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WPR host catches kubb fever

Rob Ferrett offers not-so-expert advice on how to toss wooden batons

“Wisconsin Today” host Rob Ferrett (center) plays the Swedish yard game Kubb with producers Beatrice Lawrence (right) and Mackenzie Krumme (left) on Thursday, June 27, 2024 in Madison, Wis. Lorin Cox/WPR

I’ve watched people play kubb before.

I should have paid closer attention.

It’s my first time playing.

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And I have questions.

Do I step into the throw? Do I stand still and crouch? And most importantly: Why can’t I hit the wooden blocks on the other side?

And why is my co-host doing better than I am?

“Wisconsin Today” host Kate Archer Kent throws a baton while playing the Swedish yard game kubb with digital content producer Jonah Beleckis on Thursday, June 27, 2024 in Madison, Wis. Lorin Cox/WPR

Backing up a bit: Kubb is a Swedish lawn game. It’s in the neighborhood of bocce and lawn bowling, but take away the spheres and replace them with right angles. You toss a wooden baton underhanded and try to knock over a rectangular block. It’s a little more complicated than that, but not much. It’s a lawn game, it can’t be too complicated.

Kubb got big here in Wisconsin, thanks in large part to the efforts of Eric Anderson, the director of the U.S. National Kubb Championship in Eau Claire. He played the game in Sweden, and then he turned it into a hit in the U.S. (Listen to Thursday’s show for an interview with Eric!)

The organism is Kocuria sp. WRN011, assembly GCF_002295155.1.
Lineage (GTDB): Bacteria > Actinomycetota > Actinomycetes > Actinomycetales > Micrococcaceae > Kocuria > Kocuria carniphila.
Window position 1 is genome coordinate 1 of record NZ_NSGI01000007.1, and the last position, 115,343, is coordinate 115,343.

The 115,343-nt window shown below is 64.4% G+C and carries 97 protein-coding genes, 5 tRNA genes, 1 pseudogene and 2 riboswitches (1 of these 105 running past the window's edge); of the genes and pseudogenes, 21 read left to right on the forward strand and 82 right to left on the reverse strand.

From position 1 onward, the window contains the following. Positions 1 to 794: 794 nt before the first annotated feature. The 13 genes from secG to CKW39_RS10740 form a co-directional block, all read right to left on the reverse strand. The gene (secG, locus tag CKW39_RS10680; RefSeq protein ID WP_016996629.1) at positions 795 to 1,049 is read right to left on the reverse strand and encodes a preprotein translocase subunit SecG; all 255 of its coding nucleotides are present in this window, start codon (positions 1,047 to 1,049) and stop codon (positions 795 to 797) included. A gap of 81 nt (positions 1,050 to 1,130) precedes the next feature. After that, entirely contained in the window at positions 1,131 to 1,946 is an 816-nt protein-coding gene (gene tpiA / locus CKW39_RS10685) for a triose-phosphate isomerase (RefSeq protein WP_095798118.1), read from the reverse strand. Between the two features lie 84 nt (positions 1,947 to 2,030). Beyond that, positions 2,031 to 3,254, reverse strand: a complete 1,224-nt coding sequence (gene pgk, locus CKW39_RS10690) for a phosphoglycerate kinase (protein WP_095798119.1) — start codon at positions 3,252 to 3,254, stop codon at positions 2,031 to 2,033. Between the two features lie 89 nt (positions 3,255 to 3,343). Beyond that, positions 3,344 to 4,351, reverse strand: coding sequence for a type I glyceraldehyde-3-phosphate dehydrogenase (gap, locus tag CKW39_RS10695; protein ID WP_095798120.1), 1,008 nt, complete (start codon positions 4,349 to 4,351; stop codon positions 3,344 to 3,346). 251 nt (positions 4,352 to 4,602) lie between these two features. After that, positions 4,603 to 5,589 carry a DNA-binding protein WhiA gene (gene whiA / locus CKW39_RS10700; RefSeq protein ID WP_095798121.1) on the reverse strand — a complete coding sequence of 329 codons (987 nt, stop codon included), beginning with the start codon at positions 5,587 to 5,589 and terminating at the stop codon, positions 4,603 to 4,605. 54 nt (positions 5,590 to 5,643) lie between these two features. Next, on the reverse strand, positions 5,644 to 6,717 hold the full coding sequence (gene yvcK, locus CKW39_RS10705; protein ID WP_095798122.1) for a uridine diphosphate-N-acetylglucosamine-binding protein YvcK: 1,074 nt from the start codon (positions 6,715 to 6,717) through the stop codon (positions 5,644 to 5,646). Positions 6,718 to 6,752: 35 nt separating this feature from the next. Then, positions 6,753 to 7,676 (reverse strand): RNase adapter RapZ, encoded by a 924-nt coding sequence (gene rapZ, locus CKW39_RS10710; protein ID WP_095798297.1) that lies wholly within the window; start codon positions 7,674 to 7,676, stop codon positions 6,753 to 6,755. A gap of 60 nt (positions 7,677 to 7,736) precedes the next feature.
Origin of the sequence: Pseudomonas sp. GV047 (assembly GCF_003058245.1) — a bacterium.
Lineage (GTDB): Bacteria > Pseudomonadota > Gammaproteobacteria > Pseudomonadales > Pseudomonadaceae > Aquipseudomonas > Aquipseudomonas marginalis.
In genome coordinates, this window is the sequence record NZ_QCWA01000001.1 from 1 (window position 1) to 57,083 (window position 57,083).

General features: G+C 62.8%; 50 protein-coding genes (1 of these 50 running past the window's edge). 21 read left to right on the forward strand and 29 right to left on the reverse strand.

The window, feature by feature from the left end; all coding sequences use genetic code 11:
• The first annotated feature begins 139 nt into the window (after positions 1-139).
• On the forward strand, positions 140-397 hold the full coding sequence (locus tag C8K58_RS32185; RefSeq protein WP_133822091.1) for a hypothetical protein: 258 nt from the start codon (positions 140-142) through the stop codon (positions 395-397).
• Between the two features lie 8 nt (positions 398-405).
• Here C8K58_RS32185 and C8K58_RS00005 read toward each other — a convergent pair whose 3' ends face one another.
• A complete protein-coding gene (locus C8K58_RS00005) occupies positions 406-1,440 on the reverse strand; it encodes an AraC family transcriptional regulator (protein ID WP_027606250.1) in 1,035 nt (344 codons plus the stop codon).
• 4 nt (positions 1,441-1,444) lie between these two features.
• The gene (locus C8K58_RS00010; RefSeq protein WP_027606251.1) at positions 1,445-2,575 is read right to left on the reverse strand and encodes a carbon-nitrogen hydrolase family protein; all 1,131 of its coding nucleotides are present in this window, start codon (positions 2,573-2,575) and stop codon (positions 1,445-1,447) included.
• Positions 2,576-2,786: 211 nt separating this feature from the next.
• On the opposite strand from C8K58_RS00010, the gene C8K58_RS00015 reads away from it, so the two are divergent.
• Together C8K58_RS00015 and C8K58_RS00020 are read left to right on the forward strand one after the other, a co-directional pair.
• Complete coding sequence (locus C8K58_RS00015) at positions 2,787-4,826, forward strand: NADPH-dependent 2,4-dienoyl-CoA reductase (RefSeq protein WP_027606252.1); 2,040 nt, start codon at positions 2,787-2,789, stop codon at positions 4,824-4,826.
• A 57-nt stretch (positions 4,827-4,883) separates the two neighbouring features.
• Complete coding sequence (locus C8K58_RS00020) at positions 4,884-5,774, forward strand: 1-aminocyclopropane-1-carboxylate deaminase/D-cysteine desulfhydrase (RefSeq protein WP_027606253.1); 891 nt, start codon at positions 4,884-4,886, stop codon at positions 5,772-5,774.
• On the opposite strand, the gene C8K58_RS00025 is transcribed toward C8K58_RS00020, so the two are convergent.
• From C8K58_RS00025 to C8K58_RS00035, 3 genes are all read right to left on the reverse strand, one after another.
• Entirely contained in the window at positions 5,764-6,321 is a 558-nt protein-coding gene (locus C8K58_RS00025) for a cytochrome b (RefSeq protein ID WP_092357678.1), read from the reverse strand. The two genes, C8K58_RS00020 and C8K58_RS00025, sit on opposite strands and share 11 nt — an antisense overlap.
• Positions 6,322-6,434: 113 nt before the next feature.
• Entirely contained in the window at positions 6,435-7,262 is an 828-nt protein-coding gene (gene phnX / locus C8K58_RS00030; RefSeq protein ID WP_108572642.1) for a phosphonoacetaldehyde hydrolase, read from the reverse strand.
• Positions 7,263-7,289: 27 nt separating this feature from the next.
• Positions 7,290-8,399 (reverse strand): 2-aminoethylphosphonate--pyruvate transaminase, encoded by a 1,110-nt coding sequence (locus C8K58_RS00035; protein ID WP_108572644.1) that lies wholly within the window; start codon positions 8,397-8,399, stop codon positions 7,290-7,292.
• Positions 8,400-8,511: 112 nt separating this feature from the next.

So why am I playing kubb across the street from the WPR studio?

“Wisconsin Today” host Rob Ferrett throws a kubb baton, and, from the look on his face, tries to control it with the power of his mind. Producer Mackenzie Krumme looks on, skeptically. Lorin Cox/WPR

“Wisconsin Today” producer Richelle Wilson plays kubb and has a set of batons and blocks. With the national championships coming up in Eau Claire, she gave us a kubb 101 lesson.

Here are my takeaways from the experience:

It’s harder than it looks

It is a lot more difficult than I thought it would be to hit the blocks on the other side of the pitch. And it is easy to over-correct. If I missed to the left and tried to aim right a little … on the next throw, I’d miss to the right.

I am cursed

I had some throws where I missed by a lot, sure. But I had even more throws where I just barely missed. Where the baton seemed to magically dance and shimmy its way around the kubb. Taunting me and my hubris, perhaps? Or maybe it’s a curse from some kind of ancient Swedish fairy spirit. Probably that.

Don’t walk up into the throw

I tried a three step walk-up into the throw at the beginning, then a one-step throw. But things got better when I stopped stepping into it, and just crouched slightly. I confirmed that hard-earned experience with a look at video of kubb championships. The experts don’t step into the throw.

It’s fun!

Despite a frustrating start, I had a good time. And when I finally did start finding the range and knocking over the blocks — all the better. I could definitely feel a case of kubb fever coming on.

But I’m not quite ready for the championships in Eau Claire.